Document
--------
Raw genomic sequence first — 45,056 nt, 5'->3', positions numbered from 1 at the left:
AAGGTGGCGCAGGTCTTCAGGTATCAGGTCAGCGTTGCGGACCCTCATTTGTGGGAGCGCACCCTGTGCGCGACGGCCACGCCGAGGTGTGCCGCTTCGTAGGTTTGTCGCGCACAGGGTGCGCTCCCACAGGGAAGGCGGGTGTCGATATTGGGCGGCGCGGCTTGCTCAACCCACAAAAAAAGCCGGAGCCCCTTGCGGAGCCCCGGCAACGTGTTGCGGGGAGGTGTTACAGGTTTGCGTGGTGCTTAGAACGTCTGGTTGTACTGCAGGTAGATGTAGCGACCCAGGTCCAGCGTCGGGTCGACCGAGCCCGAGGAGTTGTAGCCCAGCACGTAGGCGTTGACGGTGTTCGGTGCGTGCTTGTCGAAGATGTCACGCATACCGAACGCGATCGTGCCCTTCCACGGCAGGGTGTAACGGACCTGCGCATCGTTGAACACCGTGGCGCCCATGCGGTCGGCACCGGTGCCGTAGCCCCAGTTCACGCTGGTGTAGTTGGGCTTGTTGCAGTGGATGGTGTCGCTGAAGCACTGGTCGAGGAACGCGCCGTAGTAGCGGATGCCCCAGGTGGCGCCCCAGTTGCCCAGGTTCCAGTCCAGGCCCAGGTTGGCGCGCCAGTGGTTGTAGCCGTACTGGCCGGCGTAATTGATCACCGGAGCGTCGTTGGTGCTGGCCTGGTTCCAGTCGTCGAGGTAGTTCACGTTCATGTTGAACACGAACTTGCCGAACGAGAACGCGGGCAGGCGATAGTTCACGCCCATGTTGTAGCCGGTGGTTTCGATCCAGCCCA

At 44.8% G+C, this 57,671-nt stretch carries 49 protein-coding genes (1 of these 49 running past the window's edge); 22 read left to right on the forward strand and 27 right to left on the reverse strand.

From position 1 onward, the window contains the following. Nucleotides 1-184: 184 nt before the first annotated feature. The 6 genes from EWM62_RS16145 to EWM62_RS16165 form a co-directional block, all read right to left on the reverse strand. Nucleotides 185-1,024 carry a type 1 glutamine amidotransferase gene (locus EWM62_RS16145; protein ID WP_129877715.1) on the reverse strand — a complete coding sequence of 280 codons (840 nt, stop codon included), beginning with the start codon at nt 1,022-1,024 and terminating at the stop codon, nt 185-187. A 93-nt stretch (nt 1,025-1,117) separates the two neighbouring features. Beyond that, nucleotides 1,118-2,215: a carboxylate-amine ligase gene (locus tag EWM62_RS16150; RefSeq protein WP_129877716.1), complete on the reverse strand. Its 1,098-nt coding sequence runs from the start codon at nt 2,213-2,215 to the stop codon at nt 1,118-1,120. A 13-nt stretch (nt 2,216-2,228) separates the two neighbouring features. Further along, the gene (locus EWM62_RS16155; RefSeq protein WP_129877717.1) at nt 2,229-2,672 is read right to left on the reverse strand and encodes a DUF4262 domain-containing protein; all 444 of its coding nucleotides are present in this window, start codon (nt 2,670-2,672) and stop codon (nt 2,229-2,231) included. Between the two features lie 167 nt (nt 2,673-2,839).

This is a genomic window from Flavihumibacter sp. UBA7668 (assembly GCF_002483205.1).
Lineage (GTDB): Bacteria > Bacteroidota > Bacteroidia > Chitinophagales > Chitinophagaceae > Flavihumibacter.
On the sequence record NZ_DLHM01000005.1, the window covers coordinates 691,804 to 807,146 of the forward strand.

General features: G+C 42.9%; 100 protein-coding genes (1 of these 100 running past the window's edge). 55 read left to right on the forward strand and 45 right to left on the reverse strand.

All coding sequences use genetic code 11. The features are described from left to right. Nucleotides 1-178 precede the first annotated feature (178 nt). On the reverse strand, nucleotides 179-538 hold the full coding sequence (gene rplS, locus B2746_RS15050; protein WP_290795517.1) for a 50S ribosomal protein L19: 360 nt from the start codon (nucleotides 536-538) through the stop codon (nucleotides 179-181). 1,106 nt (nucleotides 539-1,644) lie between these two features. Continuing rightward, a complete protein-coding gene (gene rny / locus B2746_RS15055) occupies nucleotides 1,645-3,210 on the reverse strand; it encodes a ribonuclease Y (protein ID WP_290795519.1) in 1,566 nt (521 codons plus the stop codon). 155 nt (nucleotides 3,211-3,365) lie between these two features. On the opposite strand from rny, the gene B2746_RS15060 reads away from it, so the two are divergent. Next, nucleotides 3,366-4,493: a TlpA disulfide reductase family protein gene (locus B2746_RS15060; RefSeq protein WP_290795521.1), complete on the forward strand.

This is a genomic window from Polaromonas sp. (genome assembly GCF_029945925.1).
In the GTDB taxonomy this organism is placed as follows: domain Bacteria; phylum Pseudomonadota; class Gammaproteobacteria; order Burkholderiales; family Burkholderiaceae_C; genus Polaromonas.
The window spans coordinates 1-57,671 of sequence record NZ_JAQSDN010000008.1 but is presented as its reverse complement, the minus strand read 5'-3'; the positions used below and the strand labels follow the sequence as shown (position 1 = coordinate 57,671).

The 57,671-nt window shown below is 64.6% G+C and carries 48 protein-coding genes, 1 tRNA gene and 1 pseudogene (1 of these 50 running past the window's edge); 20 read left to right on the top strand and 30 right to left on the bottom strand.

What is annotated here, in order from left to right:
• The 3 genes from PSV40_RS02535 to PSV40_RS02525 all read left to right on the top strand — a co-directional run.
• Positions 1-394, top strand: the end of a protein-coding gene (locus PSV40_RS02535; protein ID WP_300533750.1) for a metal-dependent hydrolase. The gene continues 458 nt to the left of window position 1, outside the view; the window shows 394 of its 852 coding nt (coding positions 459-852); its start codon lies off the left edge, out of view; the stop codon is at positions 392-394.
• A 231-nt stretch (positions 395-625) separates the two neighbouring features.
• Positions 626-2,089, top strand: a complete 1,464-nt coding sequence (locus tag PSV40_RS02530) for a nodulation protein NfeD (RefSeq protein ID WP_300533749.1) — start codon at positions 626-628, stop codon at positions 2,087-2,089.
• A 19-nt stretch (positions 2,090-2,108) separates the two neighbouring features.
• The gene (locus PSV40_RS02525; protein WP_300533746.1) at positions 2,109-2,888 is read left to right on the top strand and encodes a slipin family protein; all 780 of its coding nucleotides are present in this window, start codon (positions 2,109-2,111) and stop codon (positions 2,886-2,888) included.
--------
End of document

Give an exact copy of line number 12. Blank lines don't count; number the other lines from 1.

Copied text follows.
The window spans coordinates 1-57,671 of sequence record NZ_JAQSDN010000008.1 but is presented as its reverse complement, the minus strand read 5'-3'; the positions used below and the strand labels follow the sequence as shown (position 1 = coordinate 57,671).